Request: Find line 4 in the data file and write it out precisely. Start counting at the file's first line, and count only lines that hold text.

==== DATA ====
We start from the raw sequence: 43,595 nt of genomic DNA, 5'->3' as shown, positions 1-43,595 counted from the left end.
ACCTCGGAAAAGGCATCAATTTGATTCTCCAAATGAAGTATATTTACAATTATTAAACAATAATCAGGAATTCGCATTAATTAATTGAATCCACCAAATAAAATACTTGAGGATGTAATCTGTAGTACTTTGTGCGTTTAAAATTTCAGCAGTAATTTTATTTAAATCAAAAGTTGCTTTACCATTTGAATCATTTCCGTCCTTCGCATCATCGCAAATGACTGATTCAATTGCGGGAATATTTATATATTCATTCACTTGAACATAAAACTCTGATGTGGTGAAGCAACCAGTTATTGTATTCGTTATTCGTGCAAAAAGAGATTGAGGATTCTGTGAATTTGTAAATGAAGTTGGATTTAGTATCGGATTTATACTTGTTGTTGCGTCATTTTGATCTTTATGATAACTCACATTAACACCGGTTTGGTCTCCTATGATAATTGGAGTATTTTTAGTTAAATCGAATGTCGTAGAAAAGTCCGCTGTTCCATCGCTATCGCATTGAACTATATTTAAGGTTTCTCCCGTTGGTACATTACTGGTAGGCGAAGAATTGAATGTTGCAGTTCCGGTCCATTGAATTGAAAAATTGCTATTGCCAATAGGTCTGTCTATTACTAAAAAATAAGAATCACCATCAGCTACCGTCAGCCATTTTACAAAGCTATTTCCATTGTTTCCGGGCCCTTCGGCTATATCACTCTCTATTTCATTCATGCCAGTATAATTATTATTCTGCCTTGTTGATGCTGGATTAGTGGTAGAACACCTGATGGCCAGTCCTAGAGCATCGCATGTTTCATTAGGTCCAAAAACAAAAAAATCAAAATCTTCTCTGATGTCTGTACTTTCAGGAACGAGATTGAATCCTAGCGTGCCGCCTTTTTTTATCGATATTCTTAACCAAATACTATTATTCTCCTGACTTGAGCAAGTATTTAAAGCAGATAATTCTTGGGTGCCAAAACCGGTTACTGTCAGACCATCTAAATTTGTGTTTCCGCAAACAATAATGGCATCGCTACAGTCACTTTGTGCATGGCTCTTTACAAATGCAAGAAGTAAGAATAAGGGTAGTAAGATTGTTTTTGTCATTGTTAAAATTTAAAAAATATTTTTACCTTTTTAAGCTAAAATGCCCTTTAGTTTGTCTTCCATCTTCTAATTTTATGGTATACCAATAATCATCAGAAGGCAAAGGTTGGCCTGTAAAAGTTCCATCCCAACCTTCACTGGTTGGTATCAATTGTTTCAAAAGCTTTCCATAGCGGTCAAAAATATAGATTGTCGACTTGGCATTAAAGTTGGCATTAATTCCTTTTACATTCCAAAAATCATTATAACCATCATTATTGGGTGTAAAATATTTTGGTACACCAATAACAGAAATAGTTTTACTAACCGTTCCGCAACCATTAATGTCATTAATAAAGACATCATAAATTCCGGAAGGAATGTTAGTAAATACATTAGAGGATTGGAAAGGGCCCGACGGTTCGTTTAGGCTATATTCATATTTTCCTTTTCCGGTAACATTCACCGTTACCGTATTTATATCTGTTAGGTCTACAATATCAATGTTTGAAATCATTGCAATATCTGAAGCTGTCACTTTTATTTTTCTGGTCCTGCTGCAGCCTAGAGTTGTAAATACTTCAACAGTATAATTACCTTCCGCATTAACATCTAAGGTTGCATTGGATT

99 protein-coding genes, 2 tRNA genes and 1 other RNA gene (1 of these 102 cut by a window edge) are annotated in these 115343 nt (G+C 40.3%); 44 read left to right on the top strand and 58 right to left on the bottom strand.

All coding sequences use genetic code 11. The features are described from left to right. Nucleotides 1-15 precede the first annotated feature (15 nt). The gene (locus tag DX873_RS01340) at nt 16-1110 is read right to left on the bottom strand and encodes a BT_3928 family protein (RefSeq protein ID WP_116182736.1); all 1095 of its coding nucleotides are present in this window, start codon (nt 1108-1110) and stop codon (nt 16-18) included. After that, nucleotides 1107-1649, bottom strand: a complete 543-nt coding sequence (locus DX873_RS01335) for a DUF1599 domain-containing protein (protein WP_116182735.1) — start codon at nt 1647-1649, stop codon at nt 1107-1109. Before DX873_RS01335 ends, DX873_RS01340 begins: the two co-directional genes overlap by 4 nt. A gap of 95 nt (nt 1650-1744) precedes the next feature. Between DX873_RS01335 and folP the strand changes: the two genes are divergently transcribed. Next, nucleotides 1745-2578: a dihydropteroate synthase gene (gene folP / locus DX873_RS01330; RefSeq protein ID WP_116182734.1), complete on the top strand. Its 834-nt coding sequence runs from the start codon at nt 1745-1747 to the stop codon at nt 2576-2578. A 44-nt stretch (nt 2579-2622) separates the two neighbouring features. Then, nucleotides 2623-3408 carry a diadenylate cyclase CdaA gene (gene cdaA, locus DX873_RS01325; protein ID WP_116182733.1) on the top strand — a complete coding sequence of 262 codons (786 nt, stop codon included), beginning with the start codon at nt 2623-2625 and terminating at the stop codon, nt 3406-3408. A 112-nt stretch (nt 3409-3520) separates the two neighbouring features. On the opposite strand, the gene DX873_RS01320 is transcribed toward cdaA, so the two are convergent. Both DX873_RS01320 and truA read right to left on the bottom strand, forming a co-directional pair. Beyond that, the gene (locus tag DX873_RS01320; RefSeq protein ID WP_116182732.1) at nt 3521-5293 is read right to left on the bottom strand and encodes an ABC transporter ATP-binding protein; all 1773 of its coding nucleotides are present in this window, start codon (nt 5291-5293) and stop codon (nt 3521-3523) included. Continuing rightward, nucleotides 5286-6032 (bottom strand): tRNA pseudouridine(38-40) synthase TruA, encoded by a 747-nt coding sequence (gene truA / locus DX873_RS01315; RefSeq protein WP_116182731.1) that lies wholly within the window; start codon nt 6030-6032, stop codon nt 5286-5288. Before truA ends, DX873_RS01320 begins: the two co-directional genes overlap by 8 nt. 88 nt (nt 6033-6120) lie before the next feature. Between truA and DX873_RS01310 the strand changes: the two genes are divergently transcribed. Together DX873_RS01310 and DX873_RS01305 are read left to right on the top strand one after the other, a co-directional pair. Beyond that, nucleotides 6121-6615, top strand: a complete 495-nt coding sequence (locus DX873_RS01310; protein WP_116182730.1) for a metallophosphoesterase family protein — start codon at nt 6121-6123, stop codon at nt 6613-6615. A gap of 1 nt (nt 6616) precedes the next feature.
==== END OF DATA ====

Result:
All coding sequences use genetic code 11. The features are described from left to right. Nucleotides 1-15 precede the first annotated feature (15 nt). The gene (locus tag DX873_RS01340) at nt 16-1110 is read right to left on the bottom strand and encodes a BT_3928 family protein (RefSeq protein ID WP_116182736.1); all 1095 of its coding nucleotides are present in this window, start codon (nt 1108-1110) and stop codon (nt 16-18) included. After that, nucleotides 1107-1649, bottom strand: a complete 543-nt coding sequence (locus DX873_RS01335) for a DUF1599 domain-containing protein (protein WP_116182735.1) — start codon at nt 1647-1649, stop codon at nt 1107-1109. Before DX873_RS01335 ends, DX873_RS01340 begins: the two co-directional genes overlap by 4 nt. A gap of 95 nt (nt 1650-1744) precedes the next feature. Between DX873_RS01335 and folP the strand changes: the two genes are divergently transcribed. Next, nucleotides 1745-2578: a dihydropteroate synthase gene (gene folP / locus DX873_RS01330; RefSeq protein ID WP_116182734.1), complete on the top strand. Its 834-nt coding sequence runs from the start codon at nt 1745-1747 to the stop codon at nt 2576-2578. A 44-nt stretch (nt 2579-2622) separates the two neighbouring features. Then, nucleotides 2623-3408 carry a diadenylate cyclase CdaA gene (gene cdaA, locus DX873_RS01325; protein ID WP_116182733.1) on the top strand — a complete coding sequence of 262 codons (786 nt, stop codon included), beginning with the start codon at nt 2623-2625 and terminating at the stop codon, nt 3406-3408. A 112-nt stretch (nt 3409-3520) separates the two neighbouring features. On the opposite strand, the gene DX873_RS01320 is transcribed toward cdaA, so the two are convergent. Both DX873_RS01320 and truA read right to left on the bottom strand, forming a co-directional pair. Beyond that, the gene (locus tag DX873_RS01320; RefSeq protein ID WP_116182732.1) at nt 3521-5293 is read right to left on the bottom strand and encodes an ABC transporter ATP-binding protein; all 1773 of its coding nucleotides are present in this window, start codon (nt 5291-5293) and stop codon (nt 3521-3523) included. Continuing rightward, nucleotides 5286-6032 (bottom strand): tRNA pseudouridine(38-40) synthase TruA, encoded by a 747-nt coding sequence (gene truA / locus DX873_RS01315; RefSeq protein WP_116182731.1) that lies wholly within the window; start codon nt 6030-6032, stop codon nt 5286-5288. Before truA ends, DX873_RS01320 begins: the two co-directional genes overlap by 8 nt. 88 nt (nt 6033-6120) lie before the next feature. Between truA and DX873_RS01310 the strand changes: the two genes are divergently transcribed. Together DX873_RS01310 and DX873_RS01305 are read left to right on the top strand one after the other, a co-directional pair. Beyond that, nucleotides 6121-6615, top strand: a complete 495-nt coding sequence (locus DX873_RS01310; protein WP_116182730.1) for a metallophosphoesterase family protein — start codon at nt 6121-6123, stop codon at nt 6613-6615. A gap of 1 nt (nt 6616) precedes the next feature.